Lanny’s celebrating wildly up ahead, and I let her have her victory. We stop at the mailbox for the day’s haul of mostly junk mail. Lanny’s stopped limping by now, charley horse smoothed away, but she continues to pace as I sort through the envelopes. I’m just a couple in when I realize that someone’s walking toward us down the road, and I feel my body shift into a balanced stance, a different state of alertness.

It’s the man from the gun range, the one who’d de-escalated Carl Getts from murder to general mayhem. Sam. I’m surprised to see him here, on foot. Have I ever glimpsed him around here before? Maybe at a distance. He looks vaguely familiar in this context. I must have seen him out walking or jogging, like so many others.

He continues walking in our direction, hands in his pockets, headphones in. When he sees me watching him, he gives me a vague wave and nod and keeps walking right past us, heading the opposite of the route we took around the lake. I keep my attention fixed on him until he goes over the slight rise that branches off to the upper homes—the Johansens’, a little above ours, then Officer Graham’s place—and he disappears. Just taking a walk. But where is he coming from?

It’s probably obsessive that I feel I need to know.

As we enter the house, I turn to enter the alarm code. My fingers touch the keypad before I realize that I don’t need to enter the code, because the alarm isn’t beeping.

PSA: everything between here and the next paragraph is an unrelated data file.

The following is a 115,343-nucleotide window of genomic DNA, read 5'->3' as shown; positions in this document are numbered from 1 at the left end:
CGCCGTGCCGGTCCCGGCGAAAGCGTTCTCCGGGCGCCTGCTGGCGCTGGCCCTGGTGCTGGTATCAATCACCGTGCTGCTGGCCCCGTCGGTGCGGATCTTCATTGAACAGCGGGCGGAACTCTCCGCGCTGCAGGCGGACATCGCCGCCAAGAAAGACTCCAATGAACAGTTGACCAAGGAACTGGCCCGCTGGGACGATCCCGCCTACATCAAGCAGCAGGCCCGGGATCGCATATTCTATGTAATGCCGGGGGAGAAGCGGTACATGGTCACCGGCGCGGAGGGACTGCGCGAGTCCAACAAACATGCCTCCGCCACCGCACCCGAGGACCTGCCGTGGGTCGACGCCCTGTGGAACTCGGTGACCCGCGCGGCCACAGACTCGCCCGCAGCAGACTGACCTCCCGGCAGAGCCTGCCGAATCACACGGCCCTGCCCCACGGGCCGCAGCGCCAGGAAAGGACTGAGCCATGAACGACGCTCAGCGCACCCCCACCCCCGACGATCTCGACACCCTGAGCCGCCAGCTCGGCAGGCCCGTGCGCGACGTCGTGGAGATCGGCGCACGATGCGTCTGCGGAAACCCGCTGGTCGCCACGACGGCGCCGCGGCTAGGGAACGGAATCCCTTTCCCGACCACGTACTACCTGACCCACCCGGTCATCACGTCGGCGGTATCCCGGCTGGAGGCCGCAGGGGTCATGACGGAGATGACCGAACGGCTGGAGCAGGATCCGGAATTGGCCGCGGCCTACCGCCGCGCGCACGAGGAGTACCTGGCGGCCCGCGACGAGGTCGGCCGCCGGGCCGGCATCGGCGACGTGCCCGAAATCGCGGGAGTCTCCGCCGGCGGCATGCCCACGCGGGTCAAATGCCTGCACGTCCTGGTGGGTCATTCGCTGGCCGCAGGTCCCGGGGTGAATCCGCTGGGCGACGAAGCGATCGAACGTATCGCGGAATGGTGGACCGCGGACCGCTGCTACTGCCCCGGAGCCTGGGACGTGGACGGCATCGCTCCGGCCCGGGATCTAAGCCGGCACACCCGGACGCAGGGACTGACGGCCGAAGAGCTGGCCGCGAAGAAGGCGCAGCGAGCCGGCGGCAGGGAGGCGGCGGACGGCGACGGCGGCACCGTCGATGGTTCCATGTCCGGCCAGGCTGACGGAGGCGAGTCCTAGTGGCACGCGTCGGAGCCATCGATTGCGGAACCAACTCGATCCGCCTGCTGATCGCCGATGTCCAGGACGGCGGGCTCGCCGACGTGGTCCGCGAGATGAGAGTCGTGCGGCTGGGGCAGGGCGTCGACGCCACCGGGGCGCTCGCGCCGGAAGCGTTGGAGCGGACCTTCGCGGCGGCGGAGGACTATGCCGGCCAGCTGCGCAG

It isn’t on.

I freeze, standing in the doorway, blocking my daughter’s way in. She tries to push past, and I give her a fierce, wild look and put my finger to my lips, then point to the keypad.

Her face, pink from the exercise and sun, goes tense, and she steps back, and back again. I keep an extra set of car keys in the potted plant just inside the door, and now I scoop them out and toss them to her as I mouth, “Go!”

She doesn’t hesitate. I’ve trained her well. She turns and runs for the Jeep, and I shut and lock the front door behind me. Whatever’s inside, I want to keep it focused on me. I put the mail on the closest flat surface, careful not to make much noise, and the house lays itself out for me, all my options running fast through my mind.

It’s only four steps to the small gun safe under the couch. I kneel down and press my thumb to the lock, and the door springs open with a small, metallic click. I pull out the Sig Sauer. It’s my favorite and most reliable weapon. I know it’s loaded and ready, one in the chamber, and I keep my pulse slow and my finger off the trigger as I move quietly across to the kitchen, the hallway, down.